After we landed Keeranur near Pudukottai, Trichy Parthy one of our Facebook friend took us first to the Jain monuments at Nanjur near Keeranur. Jainism was flourished once in Pudukottai area surrounded by the small small rocky hills with natural shelters where megalithic period human beings lived. Jainism spreads to Pandya Nadu through Kongu nadu & Thondai Nadu from North India. During Pandya Kings rule some of the Kings followed Jainism. Pandyas and Chozhas supported the Jainism and built Jinalaya for their worship. All most all the rocky hills of Madurai, Pudukottai, South Arcot, North Arcot are being occupied by the Jain monks and beds were carved on the rocks/ boulders by the donors. During 8th Century, revival of Shaivam and Vaishnavam started by the Thevara moovar Appar, Sundarar & Thiruganasambandar and Alwars, Jainism slowly lost its importance. A very few Jinalyas are in worship now. Due to dwindling of Jain population, old Jinalayas are not maintained and destroyed by nature. Some of the Tirthankara statues are found in Villages, are kept in worship by Hindus also. This post will cover the Jain monument visited during our Pudukottai Heritage Visit.
This is a dilapidated Jain Jinalaya, built by Paranthaka chozha. There are inscription on the Kumudam of the adhistanam speaks about a donation of a land to a Jain school by Karikandan, Karikesan and Karisadayan. Keeping an Yakshi in the middle Tirthankars are installed on both sides. On the Left may be Adhinath in standing posture with Mukkudai. On the right is also a Tirthankara without Mukkudai. He may be a monk too. These three statues are erected in the recent times.
A Tirthankara is kept along with Vishnu, Durgai, Kotravai and an inscription stone in open to sky. In Tirthankara statue mukkudai and whisk bearers / samaratharis are shown. The inscription belongs to Chozha King Rajaraja. It was told that a Chozha period Vishnu Temple and Jinalaya existed once and the statues are the remains. Now these statues are under the control of Archaeological Survey of India (ASI).
On the other side of the Malayadipatti Shiva and Vishnu Rock Cut caves, there are two boulders one is sitting on the other. Only small square holes of 1 inch depth are provided to climb up. 3 beds are carved on the flat surface with inscriptions belongs to 8th century. The inscription reads as “கறையுர் ஆலங்காரிக்குப் பிச்சும் பிராந்து“, the meaning is not known. There is also a telegu inscription and it reads as “எப்போதும் சேவை செய்பவராய் மங்கான்”. In addition to this there is a scratch art which will be posted separately.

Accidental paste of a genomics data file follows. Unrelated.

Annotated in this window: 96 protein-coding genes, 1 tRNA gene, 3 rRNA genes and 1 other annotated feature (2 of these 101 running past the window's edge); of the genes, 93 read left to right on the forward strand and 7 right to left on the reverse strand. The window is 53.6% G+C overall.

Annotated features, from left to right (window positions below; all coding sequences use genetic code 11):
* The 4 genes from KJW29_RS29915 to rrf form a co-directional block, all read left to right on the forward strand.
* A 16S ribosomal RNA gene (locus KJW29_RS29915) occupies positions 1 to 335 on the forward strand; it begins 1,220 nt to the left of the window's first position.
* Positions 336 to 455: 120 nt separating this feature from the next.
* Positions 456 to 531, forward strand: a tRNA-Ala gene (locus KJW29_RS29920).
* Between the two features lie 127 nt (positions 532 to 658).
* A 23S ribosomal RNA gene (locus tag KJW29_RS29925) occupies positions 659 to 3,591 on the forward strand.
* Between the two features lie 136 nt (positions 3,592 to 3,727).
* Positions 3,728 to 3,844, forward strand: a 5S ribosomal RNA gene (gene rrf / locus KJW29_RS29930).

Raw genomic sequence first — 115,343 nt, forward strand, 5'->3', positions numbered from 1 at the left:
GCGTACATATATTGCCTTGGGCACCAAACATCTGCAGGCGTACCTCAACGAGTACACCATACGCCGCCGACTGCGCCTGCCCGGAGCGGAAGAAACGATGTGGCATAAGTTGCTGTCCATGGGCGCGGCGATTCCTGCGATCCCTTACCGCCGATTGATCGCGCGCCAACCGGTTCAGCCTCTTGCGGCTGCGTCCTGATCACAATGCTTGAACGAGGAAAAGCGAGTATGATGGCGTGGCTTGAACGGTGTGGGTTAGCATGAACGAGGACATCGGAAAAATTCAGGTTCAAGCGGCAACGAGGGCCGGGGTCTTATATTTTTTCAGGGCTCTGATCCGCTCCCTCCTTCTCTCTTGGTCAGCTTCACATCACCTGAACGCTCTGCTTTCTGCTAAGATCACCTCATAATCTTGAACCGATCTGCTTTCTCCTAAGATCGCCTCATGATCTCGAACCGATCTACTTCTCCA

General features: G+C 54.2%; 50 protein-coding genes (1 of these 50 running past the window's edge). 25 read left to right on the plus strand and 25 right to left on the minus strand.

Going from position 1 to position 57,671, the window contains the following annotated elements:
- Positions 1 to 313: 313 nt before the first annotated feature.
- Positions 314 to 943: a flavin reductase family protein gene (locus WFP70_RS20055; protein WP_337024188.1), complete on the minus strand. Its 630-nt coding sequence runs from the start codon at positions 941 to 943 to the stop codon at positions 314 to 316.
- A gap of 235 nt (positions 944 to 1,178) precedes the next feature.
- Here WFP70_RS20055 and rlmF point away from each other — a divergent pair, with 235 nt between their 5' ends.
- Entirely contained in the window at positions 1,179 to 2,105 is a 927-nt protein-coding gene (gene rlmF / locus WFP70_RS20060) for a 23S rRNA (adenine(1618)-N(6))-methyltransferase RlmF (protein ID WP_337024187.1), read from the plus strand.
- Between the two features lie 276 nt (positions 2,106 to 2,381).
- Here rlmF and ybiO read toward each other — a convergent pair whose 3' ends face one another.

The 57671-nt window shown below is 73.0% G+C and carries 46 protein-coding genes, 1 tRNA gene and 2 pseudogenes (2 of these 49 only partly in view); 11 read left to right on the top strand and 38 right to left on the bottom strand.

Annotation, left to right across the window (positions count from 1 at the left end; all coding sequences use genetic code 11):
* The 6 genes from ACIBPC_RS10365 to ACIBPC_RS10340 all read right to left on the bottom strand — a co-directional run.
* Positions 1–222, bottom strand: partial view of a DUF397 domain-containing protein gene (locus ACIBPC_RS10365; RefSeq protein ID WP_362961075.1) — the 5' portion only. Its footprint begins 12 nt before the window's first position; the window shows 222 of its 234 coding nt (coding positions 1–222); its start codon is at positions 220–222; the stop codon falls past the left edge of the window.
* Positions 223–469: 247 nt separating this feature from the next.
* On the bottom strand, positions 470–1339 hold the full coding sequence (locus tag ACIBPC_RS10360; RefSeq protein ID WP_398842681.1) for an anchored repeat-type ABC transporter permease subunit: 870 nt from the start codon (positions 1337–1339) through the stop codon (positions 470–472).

TIRTHANKARAS & JAIN BEDS AT ALURUTTIMALAI.
The natural cave is facing east with two Tirthankaras on the face of the projecting rock. The first Tirthankara is in meditating posture. Mukkudai and samara are shown. The right side is Mahavir. Simhas are seen on both sides. Mukkudai and samaratharis / whisk bearers are also shown. The open floor is carved with beds.
On the slope there is a Pandya King, Sundara Pandya’s inscription. The inscription mentions this place as “Thiruppalli” and also it mentions the names of two acharyas Dharmadeva and his Guru Kanaka Chandra Panditha. From this we can conclude that a full fledged School was running in the natural cave. Also it mentions “கடலடையாத இலங்கை கொண்ட சோழவளநாடு”, a division of Pandya Nadu.
The Hill Aluruttimalai is also called as Ammachatram Hills. The name alurutti, came since, enemies, prisoners are rolled down from the top of the hill, from the vertical face as punishment.
Pandya period inscriptions
KUDUMIYAN MALAI JAIN BEDS.
On the west side of the hill there are some beds carved for the Jain monks with 3rd Century BCE Brahmi inscriptions. The inscriptions reads as Nazhal kottranthai paali in Tamil “நாழள் கொற்றந்தய் ப(ளி)ய்“ - Nazhal is referred in Sanga literature Kurunchi, as a flower, which is now called as Pulikonrai. A person with dignity called Kottranthai of the Village Nazhal had excavated these beds/ Paali.
This Tirthankara is sitting in meditating posture under a peepaul ( piNdi maram ) tree with curved branches forms like pandal. The kuncharas / bells are shown hanging from the pandal. On both side are whisk bearers / smaratharis. Prabai and mukkudal are shown above the Tirthankara’s head. A Pillow arrangement is also shown on the back of Tirthankara. The head is found neatly chiseled like a pillar from neck. Whether this was intentionally damaged or Tirthankara was made like this is not known. The Tirthankara statue is kept on a platform constructed by Archaeological survey of India ( ASI ). As per the experts this Tirthankara may belongs to 9th to 10th Century.
The Jinalaya and Tirthankaras and Ezhadipattam Jain beds are written as a separate post.
---OM SHIVAYA NAMA---